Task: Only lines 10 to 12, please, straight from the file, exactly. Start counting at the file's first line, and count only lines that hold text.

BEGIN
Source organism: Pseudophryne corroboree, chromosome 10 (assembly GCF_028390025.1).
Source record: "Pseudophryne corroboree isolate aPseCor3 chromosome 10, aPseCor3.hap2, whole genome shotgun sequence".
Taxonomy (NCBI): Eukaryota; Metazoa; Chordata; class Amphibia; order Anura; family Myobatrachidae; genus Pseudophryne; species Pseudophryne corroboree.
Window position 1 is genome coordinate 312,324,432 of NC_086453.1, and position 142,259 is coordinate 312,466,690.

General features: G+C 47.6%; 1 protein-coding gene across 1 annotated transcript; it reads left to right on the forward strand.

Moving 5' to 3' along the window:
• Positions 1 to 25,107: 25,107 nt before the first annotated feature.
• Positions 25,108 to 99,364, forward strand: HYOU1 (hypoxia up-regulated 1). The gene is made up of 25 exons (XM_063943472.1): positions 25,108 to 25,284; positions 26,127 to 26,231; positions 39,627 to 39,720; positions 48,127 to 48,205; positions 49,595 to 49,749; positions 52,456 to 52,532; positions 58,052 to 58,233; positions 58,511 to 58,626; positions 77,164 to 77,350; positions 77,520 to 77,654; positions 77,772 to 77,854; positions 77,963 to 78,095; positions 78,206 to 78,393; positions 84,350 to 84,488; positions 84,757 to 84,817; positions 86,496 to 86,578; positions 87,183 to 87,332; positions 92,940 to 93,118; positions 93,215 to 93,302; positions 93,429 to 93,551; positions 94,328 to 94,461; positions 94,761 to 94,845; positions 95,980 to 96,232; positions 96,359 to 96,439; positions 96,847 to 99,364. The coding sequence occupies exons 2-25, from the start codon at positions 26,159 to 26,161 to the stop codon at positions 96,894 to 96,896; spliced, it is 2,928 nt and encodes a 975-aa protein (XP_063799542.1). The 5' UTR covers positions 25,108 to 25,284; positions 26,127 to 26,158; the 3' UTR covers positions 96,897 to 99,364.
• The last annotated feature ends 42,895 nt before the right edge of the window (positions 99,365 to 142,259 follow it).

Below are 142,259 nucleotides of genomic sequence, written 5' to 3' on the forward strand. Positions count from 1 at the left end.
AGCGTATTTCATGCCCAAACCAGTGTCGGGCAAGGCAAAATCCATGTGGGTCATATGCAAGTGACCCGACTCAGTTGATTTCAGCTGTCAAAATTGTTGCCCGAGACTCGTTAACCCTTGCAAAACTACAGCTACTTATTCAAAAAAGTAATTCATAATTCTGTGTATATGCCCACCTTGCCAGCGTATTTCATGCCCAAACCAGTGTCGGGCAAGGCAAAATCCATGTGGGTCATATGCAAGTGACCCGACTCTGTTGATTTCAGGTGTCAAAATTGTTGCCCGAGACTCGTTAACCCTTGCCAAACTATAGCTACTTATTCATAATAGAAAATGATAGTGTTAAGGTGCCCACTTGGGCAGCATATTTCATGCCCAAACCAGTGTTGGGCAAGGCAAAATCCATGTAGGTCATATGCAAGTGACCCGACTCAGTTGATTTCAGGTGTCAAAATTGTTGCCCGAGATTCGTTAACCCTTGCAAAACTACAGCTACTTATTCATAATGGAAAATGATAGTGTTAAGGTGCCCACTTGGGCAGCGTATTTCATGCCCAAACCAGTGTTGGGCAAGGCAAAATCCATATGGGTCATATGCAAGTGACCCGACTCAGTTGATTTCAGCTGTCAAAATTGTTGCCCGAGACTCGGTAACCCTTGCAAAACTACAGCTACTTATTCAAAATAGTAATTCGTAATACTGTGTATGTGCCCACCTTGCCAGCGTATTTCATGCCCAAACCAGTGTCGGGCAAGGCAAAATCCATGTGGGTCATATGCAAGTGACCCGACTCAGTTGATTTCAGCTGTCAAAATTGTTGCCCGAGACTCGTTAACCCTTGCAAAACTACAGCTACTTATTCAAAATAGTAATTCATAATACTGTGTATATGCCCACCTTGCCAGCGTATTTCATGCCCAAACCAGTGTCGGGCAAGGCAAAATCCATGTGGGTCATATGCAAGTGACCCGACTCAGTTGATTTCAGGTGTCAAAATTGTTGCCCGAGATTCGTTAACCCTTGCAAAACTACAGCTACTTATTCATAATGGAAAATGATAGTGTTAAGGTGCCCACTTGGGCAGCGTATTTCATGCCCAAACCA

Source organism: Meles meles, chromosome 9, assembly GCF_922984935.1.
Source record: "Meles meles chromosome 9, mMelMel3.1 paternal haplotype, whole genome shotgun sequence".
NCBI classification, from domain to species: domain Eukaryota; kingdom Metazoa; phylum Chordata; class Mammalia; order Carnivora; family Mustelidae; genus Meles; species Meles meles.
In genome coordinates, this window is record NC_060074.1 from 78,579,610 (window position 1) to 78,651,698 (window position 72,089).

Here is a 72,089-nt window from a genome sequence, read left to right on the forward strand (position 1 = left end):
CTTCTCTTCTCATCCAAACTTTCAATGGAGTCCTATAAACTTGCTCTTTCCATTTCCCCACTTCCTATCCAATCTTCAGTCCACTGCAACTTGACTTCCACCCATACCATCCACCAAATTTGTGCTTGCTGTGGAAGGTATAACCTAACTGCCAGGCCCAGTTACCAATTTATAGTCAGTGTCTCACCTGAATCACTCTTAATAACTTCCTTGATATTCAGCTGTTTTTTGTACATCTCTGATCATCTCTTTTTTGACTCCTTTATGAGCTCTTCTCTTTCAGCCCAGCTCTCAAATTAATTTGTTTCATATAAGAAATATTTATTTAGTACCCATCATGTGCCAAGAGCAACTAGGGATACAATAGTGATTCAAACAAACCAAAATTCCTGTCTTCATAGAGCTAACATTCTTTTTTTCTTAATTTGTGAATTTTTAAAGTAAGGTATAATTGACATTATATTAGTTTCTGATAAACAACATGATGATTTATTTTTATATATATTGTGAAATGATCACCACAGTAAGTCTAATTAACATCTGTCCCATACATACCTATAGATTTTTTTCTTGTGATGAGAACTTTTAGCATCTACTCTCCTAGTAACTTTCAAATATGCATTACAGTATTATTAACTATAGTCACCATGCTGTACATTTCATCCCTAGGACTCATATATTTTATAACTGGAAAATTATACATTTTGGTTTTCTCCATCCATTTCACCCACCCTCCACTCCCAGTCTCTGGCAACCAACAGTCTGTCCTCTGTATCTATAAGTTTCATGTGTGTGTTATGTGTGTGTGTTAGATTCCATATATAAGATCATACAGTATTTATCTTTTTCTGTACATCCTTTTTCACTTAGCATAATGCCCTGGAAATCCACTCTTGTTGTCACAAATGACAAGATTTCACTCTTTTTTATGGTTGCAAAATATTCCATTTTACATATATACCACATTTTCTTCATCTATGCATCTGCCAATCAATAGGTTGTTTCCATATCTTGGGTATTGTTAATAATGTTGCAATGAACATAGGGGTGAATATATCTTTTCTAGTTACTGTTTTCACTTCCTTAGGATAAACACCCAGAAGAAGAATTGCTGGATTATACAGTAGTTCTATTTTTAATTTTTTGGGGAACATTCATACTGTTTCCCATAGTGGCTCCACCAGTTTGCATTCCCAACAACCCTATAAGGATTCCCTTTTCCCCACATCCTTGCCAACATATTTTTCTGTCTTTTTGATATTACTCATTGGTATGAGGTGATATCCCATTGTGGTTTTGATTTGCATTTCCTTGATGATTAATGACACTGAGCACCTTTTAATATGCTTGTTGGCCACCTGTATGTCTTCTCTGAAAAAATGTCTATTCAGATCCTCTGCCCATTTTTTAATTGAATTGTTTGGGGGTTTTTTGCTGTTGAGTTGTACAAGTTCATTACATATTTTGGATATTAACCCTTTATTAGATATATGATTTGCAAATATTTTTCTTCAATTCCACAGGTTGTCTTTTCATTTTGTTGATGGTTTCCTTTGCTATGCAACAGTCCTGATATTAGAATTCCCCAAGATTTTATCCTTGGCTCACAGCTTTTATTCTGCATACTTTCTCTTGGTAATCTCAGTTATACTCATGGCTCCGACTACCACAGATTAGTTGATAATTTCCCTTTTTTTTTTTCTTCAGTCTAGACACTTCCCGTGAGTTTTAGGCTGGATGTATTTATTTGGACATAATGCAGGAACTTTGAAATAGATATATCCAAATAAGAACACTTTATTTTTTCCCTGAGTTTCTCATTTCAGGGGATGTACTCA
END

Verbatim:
Below are 142,259 nucleotides of genomic sequence, written 5' to 3' on the forward strand. Positions count from 1 at the left end.
AGCGTATTTCATGCCCAAACCAGTGTCGGGCAAGGCAAAATCCATGTGGGTCATATGCAAGTGACCCGACTCAGTTGATTTCAGCTGTCAAAATTGTTGCCCGAGACTCGTTAACCCTTGCAAAACTACAGCTACTTATTCAAAAAAGTAATTCATAATTCTGTGTATATGCCCACCTTGCCAGCGTATTTCATGCCCAAACCAGTGTCGGGCAAGGCAAAATCCATGTGGGTCATATGCAAGTGACCCGACTCTGTTGATTTCAGGTGTCAAAATTGTTGCCCGAGACTCGTTAACCCTTGCCAAACTATAGCTACTTATTCATAATAGAAAATGATAGTGTTAAGGTGCCCACTTGGGCAGCATATTTCATGCCCAAACCAGTGTTGGGCAAGGCAAAATCCATGTAGGTCATATGCAAGTGACCCGACTCAGTTGATTTCAGGTGTCAAAATTGTTGCCCGAGATTCGTTAACCCTTGCAAAACTACAGCTACTTATTCATAATGGAAAATGATAGTGTTAAGGTGCCCACTTGGGCAGCGTATTTCATGCCCAAACCAGTGTTGGGCAAGGCAAAATCCATATGGGTCATATGCAAGTGACCCGACTCAGTTGATTTCAGCTGTCAAAATTGTTGCCCGAGACTCGGTAACCCTTGCAAAACTACAGCTACTTATTCAAAATAGTAATTCGTAATACTGTGTATGTGCCCACCTTGCCAGCGTATTTCATGCCCAAACCAGTGTCGGGCAAGGCAAAATCCATGTGGGTCATATGCAAGTGACCCGACTCAGTTGATTTCAGCTGTCAAAATTGTTGCCCGAGACTCGTTAACCCTTGCAAAACTACAGCTACTTATTCAAAATAGTAATTCATAATACTGTGTATATGCCCACCTTGCCAGCGTATTTCATGCCCAAACCAGTGTCGGGCAAGGCAAAATCCATGTGGGTCATATGCAAGTGACCCGACTCAGTTGATTTCAGGTGTCAAAATTGTTGCCCGAGATTCGTTAACCCTTGCAAAACTACAGCTACTTATTCATAATGGAAAATGATAGTGTTAAGGTGCCCACTTGGGCAGCGTATTTCATGCCCAAACCA

Source organism: Meles meles, chromosome 9, assembly GCF_922984935.1.